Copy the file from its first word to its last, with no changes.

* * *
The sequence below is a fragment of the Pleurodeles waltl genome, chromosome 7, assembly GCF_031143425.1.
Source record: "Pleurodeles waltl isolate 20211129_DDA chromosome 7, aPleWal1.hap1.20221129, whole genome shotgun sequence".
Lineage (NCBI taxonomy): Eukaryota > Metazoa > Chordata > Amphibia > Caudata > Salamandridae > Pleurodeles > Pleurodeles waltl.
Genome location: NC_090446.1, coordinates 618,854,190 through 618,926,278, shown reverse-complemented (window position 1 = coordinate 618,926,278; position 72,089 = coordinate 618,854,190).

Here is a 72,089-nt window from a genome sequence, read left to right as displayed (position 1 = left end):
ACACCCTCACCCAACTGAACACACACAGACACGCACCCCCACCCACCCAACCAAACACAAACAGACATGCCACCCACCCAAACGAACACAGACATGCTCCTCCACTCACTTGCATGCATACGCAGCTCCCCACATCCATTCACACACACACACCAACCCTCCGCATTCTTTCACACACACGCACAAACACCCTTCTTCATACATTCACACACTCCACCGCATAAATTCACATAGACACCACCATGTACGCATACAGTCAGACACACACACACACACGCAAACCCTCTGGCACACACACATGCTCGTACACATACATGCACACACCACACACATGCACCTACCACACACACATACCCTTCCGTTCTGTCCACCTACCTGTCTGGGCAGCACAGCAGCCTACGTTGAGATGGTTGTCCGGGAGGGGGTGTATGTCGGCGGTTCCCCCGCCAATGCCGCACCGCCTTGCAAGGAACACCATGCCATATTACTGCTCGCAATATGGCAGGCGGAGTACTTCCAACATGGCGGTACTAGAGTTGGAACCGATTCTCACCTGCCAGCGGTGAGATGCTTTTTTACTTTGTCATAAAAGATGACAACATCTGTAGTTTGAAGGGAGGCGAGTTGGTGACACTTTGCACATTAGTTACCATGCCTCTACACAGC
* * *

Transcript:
The sequence below is a fragment of the Pleurodeles waltl genome, chromosome 7, assembly GCF_031143425.1.
Source record: "Pleurodeles waltl isolate 20211129_DDA chromosome 7, aPleWal1.hap1.20221129, whole genome shotgun sequence".
Lineage (NCBI taxonomy): Eukaryota > Metazoa > Chordata > Amphibia > Caudata > Salamandridae > Pleurodeles > Pleurodeles waltl.
Genome location: NC_090446.1, coordinates 618,854,190 through 618,926,278, shown reverse-complemented (window position 1 = coordinate 618,926,278; position 72,089 = coordinate 618,854,190).

Here is a 72,089-nt window from a genome sequence, read left to right as displayed (position 1 = left end):
ACACCCTCACCCAACTGAACACACACAGACACGCACCCCCACCCACCCAACCAAACACAAACAGACATGCCACCCACCCAAACGAACACAGACATGCTCCTCCACTCACTTGCATGCATACGCAGCTCCCCACATCCATTCACACACACACACCAACCCTCCGCATTCTTTCACACACACGCACAAACACCCTTCTTCATACATTCACACACTCCACCGCATAAATTCACATAGACACCACCATGTACGCATACAGTCAGACACACACACACACACGCAAACCCTCTGGCACACACACATGCTCGTACACATACATGCACACACCACACACATGCACCTACCACACACACATACCCTTCCGTTCTGTCCACCTACCTGTCTGGGCAGCACAGCAGCCTACGTTGAGATGGTTGTCCGGGAGGGGGTGTATGTCGGCGGTTCCCCCGCCAATGCCGCACCGCCTTGCAAGGAACACCATGCCATATTACTGCTCGCAATATGGCAGGCGGAGTACTTCCAACATGGCGGTACTAGAGTTGGAACCGATTCTCACCTGCCAGCGGTGAGATGCTTTTTTACTTTGTCATAAAAGATGACAACATCTGTAGTTTGAAGGGAGGCGAGTTGGTGACACTTTGCACATTAGTTACCATGCCTCTACACAGC